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HomeHomes
Published: Thursday, 3/23/2006

How to Win the War on Ants

Every spring, homeowners across the U.S. take to the hills -- the ant hills.

Defending your home, yard, and the ones you love from a formidable enemy -- the ant -- can be like a grown up game of King of the Hill. It s you or the ant. Fortunately, homeowners everywhere can confidently do battle using modern, effective weaponry and the latest tactics against those pesky ants. Here is an easy-to-implement battle plan designed to defend your camp -- and ultimately win the war.

There are two basic ways to get rid of ants, says Stewart Clark, technical director of Senoret Chemical Company, makers of TERRO brands, the country s leading ant control treatments. Aerosol sprays will show immediate results, but the ants will quickly return because the colony has not been destroyed. Using liquid bait delivers a more long-term solution because you are using the ants as a delivery system to attack the queen in her nest.

Liquid baits are surprisingly simple in the way they work. As the ant foragers from the colony look for food, they are attracted to the sweet liquid in the baits. Unwittingly, they consume the liquid and carry it back to the colony to share. The result is the elimination of the colony -- and your ant problems.

There are more than 550 species of ant in the United States. Depending on the species and their age, ants will seek out a variety of sweets, grease, starch or protein. Some varieties even feed on other insects. Ants are usually just a nuisance, but there are some species that can create bigger problems, such as the destruction of wood or the painful sting of the fire ant.

Inspecting Your Barracks

Start an inspection in the area where the ants are first noticed. Common indoor locations of ant activity are the kitchen, laundry room and the bathroom. These rooms tend to cater directly to what the ant is looking for: moisture, food and warmth. Once an ant is found, the hunt is on. Instead of killing the ant, follow it. Since worker ants are sent out from the main colony in search of moisture and food to bring back, following an ant is a sure way to find out how they are entering the house. Look for ants that are carrying small bits of food, or ants that are leaving a placement of bait. For this, a bright flashlight and patience are needed.

During the search phase, make sure to store all food in airtight containers, wipe up crumbs and keep counters clean. Ants will find a way into your pet s food, so create a moat by putting the pet s bowl in a larger, shallow saucer of water to prevent the ants from gaining access to the food.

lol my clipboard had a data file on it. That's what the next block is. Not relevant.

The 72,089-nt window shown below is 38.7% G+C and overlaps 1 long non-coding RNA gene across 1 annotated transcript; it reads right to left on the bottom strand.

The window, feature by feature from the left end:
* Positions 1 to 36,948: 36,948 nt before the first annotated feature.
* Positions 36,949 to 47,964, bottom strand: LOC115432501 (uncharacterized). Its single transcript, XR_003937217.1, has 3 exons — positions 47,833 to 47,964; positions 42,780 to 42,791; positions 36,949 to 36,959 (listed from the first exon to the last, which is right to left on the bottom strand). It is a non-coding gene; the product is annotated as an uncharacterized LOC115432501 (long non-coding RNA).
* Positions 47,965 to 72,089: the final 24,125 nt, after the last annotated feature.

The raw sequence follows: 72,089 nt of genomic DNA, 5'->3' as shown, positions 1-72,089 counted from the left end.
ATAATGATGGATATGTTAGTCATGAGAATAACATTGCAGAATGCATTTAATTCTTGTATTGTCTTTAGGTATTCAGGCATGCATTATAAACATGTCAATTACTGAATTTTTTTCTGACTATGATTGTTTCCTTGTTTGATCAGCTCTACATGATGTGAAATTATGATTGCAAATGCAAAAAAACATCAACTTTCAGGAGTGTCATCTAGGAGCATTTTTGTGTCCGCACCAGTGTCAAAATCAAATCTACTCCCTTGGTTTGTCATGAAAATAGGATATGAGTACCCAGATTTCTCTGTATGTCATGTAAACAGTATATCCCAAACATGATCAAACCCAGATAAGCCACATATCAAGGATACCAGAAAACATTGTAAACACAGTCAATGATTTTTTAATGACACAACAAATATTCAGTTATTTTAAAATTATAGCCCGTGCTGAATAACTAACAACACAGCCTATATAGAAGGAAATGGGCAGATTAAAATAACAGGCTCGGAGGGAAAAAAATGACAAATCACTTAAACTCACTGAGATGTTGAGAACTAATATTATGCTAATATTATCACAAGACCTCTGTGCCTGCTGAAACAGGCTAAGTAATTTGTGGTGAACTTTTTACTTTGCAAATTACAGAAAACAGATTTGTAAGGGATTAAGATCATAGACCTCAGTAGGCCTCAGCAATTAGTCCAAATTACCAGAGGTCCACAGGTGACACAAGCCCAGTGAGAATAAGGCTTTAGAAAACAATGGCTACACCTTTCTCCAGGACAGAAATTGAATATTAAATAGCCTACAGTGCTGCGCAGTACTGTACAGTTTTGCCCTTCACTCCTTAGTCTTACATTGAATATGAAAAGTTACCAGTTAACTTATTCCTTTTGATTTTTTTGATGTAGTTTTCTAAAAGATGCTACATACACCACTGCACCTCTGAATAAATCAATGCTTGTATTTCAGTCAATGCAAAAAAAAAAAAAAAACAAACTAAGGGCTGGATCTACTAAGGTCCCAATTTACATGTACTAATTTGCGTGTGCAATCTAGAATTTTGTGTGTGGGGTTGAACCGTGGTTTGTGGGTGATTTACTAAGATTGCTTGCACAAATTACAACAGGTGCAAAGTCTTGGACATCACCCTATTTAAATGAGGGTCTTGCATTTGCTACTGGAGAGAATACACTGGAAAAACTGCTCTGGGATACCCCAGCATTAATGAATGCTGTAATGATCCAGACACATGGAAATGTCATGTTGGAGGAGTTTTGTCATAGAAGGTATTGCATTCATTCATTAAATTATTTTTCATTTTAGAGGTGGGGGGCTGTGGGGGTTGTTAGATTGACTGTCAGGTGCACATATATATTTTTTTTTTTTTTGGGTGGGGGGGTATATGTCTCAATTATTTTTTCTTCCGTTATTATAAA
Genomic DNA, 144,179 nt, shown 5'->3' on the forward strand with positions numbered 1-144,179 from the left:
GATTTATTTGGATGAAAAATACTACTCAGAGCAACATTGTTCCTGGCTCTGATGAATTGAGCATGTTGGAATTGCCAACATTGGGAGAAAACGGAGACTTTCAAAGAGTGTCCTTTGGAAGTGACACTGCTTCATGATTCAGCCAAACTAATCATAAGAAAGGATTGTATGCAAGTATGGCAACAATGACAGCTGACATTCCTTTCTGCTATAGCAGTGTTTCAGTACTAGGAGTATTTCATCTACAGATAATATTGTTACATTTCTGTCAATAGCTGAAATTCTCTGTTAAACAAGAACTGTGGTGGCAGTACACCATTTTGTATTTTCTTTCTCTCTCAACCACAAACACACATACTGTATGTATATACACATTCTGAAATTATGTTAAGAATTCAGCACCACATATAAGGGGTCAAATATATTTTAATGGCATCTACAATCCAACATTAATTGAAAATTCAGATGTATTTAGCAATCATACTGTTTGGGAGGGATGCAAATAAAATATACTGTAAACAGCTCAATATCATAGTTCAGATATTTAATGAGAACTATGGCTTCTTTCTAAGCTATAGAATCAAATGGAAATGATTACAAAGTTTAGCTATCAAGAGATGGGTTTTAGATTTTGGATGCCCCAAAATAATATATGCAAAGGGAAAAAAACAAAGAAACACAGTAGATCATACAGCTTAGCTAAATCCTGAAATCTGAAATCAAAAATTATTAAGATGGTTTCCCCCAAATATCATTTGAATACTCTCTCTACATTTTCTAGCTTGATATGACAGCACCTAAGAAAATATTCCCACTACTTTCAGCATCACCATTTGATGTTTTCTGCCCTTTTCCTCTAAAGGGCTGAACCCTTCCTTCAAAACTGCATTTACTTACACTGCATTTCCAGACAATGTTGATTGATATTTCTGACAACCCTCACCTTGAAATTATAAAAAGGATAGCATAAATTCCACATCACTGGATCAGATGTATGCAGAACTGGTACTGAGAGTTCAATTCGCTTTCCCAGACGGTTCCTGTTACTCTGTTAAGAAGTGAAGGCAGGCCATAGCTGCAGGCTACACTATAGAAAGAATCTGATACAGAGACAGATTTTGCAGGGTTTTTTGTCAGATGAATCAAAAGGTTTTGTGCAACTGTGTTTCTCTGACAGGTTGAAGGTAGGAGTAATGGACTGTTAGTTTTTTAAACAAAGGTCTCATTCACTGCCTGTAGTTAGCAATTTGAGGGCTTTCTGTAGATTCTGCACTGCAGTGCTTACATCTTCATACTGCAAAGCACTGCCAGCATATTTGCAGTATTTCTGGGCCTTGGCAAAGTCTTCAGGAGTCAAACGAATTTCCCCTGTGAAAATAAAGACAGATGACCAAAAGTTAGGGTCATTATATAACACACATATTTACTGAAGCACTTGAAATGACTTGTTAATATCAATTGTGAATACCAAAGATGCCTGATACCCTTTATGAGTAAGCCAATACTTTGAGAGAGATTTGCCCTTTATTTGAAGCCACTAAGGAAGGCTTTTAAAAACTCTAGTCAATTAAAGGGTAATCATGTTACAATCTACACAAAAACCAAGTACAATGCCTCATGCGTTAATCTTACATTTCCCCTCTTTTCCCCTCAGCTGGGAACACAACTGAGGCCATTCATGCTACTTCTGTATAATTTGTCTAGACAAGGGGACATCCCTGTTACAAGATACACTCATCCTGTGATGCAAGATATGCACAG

Set a Trap for the Enemy

The first, and sometimes the only, treatment step needed to control ants is to bait the ant with liquid ant bait, available at most hardware and home-improvement chains. The small plastic trays filled with sweet liquid attract ants quickly. This liquid is then distributed to other ants, including the queen. Baiting is the best way to control ants -- the ants do the work, and there is no need for exposure to harsh chemical sprays.

Place a liquid ant bait station close to where ants are located indoors. Using the bait station eliminates the problem of the bait drying out, and gives the ants a continuous supply of liquid, day and night. Liquid ant baits are specifically designed to kill the worker ant in two or three days. This slow kill is needed to allow time for the foraging ants to make several trips to the bait, and deliver enough bait to the rest of the colony. On days four and five, there should be a significant decrease in the number of ants visiting the bait.

Inspect Your Camp s Perimeter

It s important to eliminate easy, obvious places where ants can enter the home. Seal any noticeable cracks or holes where ants are entering the house, especially large carpenter ants. Remove any firewood, bricks, branches or other debris that are close to the foundation outside. These serve as harborage sites for ant colonies. Trim all trees or shrubs that are close to the house. Remove or repair all outside sources of moisture such as leaking gutters, hoses, faucets and faulty sprinklers.

When searching for ants outside the home, look for ant highways or foraging trails. These trails are simply a line of marching ants that leads from their home to yours. Often, these trails are most active during the morning or evening. Walk around the perimeter of the house and carefully check for ant trails. Pull back the garden mulch, turn over rocks, or look under pieces of wood in order to locate activity. Inspect around all potential entry points including windows, doors, exhaust vents, faucets, sliding glass doors and driveway cracks. Also check for ants trailing up the sides of the building or along gutters. Remember: leaves and tree limbs in contact with a house are always special hot spots for damaging carpenter ants.

Still Marching One by One?

Since most ant infestations are linked to a colony that is actually located underground outside the house, setting up a preventive barrier around a house may be needed to keep a home ant-free. Once a house has been baited inside for at least a week, begin applying an outdoor granular or ant dust product around the perimeter of the house.

Whatever you do, says Clark, try to minimize any disturbance to the nest itself. When there s an outside threat to a colony, the colony may split into several colonies, which can make the problem harder to resolve. Remember, also, that there are no immediate fixes for an ant problem, but patience and diligence can pay off.



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